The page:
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What are the Mardi Gras Indians, how many are there and what is their history? 

Blake Pontchartrain: the N.O. It All

click to enlarge A Mardi Gras Indian shows off his hand-sewn suit.

Photo by Cheryl Gerber

A Mardi Gras Indian shows off his hand-sewn suit.

Hey Blake,

What are the Mardi Gras Indians, how many are there and what is their history?

Dear Reader,

  The Mardi Gras Indians are a fascinating subculture of New Orleans. They are hierarchical, territorial tribes in African-American communities and give themselves names like Wild Magnolias, Creole Wild West and Fi Yi Yi. The tribes celebrate Mardi Gras with traditions that date back to the 1800s, when Mardi Gras krewes excluded blacks. Shut out by segregation, African-Americans began to celebrate in their own neighborhoods.

  The origins of Mardi Gras Indians have been passed down orally through generations. One common belief is that local Native American tribes sheltered runaway slaves, and the two cultures merged. Some Mardi Gras Indians claim direct Native American ancestry. Other people believe the intermingling of Native Americans with Creoles, slaves and free people of color in Congo Square brought about the merge. There are also accounts of blacks participating in the Buffalo Bill Wild West shows that traveled through major cities in the late 1800s and being influenced by the costumes. Later, Jim Crow laws barred the Mardi Gras Indian tribes from parading with mainstream Carnival krewes on Canal Street or St. Charles Avenue, so they stayed within their neighborhoods and became solidified.

  As the Indians marched in the street, they would encounter other tribes competing for territory. In the early years, the confrontations could get tense and violent, but those practices changed, due largely to the leadership of Big Chief Allison "Tootie" Montana of the Yellow Pocahontas tribe. Montana died in 2005 while addressing the City Council about allegations of police harassment of Indians.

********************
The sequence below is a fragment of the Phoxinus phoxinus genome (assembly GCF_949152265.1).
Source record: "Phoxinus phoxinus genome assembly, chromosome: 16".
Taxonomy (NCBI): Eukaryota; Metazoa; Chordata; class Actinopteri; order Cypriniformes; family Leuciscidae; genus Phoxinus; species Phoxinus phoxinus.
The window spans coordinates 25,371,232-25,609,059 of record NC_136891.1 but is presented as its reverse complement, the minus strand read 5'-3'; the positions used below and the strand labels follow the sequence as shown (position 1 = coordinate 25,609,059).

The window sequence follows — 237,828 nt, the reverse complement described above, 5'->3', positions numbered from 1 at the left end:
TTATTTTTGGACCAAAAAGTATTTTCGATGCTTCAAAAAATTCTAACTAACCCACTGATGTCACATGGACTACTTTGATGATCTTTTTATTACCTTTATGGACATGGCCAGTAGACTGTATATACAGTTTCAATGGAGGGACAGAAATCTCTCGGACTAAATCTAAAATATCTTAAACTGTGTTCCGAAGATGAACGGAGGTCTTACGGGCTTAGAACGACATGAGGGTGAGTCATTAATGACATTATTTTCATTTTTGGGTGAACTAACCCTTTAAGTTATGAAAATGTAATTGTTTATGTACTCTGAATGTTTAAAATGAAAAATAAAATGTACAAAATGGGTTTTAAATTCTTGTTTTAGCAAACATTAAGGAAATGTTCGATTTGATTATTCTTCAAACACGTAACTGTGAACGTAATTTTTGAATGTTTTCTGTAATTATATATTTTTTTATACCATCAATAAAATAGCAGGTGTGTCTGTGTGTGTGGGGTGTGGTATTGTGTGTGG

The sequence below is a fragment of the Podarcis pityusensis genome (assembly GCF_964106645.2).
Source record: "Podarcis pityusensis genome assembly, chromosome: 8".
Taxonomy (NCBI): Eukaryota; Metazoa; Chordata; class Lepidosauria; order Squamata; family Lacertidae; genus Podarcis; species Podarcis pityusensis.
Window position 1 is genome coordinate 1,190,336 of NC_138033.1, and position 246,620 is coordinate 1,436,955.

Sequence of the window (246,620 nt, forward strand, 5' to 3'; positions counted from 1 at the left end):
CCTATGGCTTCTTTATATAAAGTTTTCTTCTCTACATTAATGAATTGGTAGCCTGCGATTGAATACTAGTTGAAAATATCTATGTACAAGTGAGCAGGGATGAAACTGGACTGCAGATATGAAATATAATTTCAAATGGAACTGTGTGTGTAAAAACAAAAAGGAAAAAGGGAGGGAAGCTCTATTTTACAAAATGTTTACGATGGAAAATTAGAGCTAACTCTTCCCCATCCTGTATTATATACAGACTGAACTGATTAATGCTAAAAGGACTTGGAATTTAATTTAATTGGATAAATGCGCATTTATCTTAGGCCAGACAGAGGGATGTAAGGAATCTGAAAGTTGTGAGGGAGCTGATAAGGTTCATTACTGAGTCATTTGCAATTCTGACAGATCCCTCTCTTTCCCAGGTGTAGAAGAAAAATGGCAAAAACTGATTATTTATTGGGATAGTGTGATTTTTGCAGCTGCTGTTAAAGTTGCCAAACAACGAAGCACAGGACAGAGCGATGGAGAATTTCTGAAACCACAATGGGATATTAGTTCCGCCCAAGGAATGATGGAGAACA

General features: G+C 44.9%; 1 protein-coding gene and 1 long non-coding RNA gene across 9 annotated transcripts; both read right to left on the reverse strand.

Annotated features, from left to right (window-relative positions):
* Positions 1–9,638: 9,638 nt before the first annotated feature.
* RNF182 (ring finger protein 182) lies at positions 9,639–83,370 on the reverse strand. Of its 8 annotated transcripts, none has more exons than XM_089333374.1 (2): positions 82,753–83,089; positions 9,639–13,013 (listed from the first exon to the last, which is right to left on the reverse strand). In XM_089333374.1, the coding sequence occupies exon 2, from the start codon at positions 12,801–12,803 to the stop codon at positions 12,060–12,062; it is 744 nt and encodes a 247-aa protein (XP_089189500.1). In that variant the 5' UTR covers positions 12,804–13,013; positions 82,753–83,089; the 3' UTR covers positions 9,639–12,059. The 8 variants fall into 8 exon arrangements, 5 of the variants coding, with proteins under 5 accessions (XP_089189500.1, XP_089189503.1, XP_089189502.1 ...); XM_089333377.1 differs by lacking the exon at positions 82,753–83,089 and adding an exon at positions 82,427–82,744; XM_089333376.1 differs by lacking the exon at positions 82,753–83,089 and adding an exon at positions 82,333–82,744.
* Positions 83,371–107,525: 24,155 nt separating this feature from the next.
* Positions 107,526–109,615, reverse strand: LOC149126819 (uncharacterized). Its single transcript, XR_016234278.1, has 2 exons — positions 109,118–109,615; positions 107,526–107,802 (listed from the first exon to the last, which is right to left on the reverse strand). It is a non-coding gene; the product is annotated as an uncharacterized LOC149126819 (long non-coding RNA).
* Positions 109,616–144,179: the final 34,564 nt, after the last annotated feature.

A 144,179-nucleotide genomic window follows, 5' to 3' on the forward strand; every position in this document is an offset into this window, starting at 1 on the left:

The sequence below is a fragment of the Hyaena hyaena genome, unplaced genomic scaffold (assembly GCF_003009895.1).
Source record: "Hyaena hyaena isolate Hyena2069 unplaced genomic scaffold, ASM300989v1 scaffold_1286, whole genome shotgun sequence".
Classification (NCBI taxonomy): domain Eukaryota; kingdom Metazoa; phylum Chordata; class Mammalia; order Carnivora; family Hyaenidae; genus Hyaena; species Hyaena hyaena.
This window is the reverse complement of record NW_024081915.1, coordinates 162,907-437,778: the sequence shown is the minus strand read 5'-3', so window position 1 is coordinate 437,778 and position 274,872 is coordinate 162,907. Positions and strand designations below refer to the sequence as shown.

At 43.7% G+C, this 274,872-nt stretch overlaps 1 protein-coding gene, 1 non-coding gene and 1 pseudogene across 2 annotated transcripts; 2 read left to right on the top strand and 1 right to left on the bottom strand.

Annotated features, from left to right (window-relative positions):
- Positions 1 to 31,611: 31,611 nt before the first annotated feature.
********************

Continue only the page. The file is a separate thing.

Today tribes meet each other and compete through performance and art to see who has the prettiest costumes. The Indians spend countless hours and thousands of dollars creating elaborate costumes and headdresses that include intricate hand-sewn designs in beads, sequins, stones and feathers. The street performances include dancing and singing songs that include typical West African percussions and call-and-response. Songs like "Two Way, Pocky Way" came from the Mardi Gras Indians and have had significant influences on local music and musicians, including The Neville Brothers and The Meters.

  There are 30 to 40 Mardi Gras Indian tribes of various sizes in New Orleans. Each tribe has a "big chief" and one or two (second and third) other chiefs. The big chief must know how to design and sew a fabulous costume, sing, dance and lead his tribe. Each chief has a queen. A "trail chief" protects the big chief from the rear flank and a "spy boy" walks ahead of the tribe and searches for rival tribes. If he finds a rival tribe on the streets, the spy boy relays the information to the "flag boy," who informs the tribe. A tribe member called a "wild man" then clears a path for his big chief and makes room for chiefs of the two tribes to begin their performances.

  Mardi Gras Indians traditionally parade on Fat Tuesday and "Super Sunday," the Sunday closest to St. Joseph's Day. Some tribes now also parade on "Big Sunday," the weekend in April between the French Quarter Festival and the New Orleans Jazz and Heritage Festival.

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